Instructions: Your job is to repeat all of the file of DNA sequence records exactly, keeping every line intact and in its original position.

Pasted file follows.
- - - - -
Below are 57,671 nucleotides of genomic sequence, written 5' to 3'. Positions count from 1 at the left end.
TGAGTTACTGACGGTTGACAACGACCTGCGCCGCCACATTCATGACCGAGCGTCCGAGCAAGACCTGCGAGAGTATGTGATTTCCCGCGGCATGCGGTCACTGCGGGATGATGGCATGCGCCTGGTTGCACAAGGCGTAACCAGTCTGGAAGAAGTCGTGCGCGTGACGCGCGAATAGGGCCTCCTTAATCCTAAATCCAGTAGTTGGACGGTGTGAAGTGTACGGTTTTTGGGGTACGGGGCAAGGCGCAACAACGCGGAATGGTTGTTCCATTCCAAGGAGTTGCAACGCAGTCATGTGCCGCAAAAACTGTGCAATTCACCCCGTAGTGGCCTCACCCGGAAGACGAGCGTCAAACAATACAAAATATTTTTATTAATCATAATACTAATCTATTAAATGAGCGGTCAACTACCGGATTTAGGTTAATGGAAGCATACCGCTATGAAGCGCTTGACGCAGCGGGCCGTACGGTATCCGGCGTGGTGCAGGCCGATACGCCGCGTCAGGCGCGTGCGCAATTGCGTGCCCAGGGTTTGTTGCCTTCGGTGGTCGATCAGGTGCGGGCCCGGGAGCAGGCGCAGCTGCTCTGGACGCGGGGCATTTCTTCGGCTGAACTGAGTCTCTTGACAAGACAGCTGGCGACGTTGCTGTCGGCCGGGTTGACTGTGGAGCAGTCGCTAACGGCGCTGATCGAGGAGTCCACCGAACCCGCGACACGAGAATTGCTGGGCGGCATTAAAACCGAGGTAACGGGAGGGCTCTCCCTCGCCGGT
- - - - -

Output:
Below are 57,671 nucleotides of genomic sequence, written 5' to 3'. Positions count from 1 at the left end.
TGAGTTACTGACGGTTGACAACGACCTGCGCCGCCACATTCATGACCGAGCGTCCGAGCAAGACCTGCGAGAGTATGTGATTTCCCGCGGCATGCGGTCACTGCGGGATGATGGCATGCGCCTGGTTGCACAAGGCGTAACCAGTCTGGAAGAAGTCGTGCGCGTGACGCGCGAATAGGGCCTCCTTAATCCTAAATCCAGTAGTTGGACGGTGTGAAGTGTACGGTTTTTGGGGTACGGGGCAAGGCGCAACAACGCGGAATGGTTGTTCCATTCCAAGGAGTTGCAACGCAGTCATGTGCCGCAAAAACTGTGCAATTCACCCCGTAGTGGCCTCACCCGGAAGACGAGCGTCAAACAATACAAAATATTTTTATTAATCATAATACTAATCTATTAAATGAGCGGTCAACTACCGGATTTAGGTTAATGGAAGCATACCGCTATGAAGCGCTTGACGCAGCGGGCCGTACGGTATCCGGCGTGGTGCAGGCCGATACGCCGCGTCAGGCGCGTGCGCAATTGCGTGCCCAGGGTTTGTTGCCTTCGGTGGTCGATCAGGTGCGGGCCCGGGAGCAGGCGCAGCTGCTCTGGACGCGGGGCATTTCTTCGGCTGAACTGAGTCTCTTGACAAGACAGCTGGCGACGTTGCTGTCGGCCGGGTTGACTGTGGAGCAGTCGCTAACGGCGCTGATCGAGGAGTCCACCGAACCCGCGACACGAGAATTGCTGGGCGGCATTAAAACCGAGGTAACGGGAGGGCTCTCCCTCGCCGGT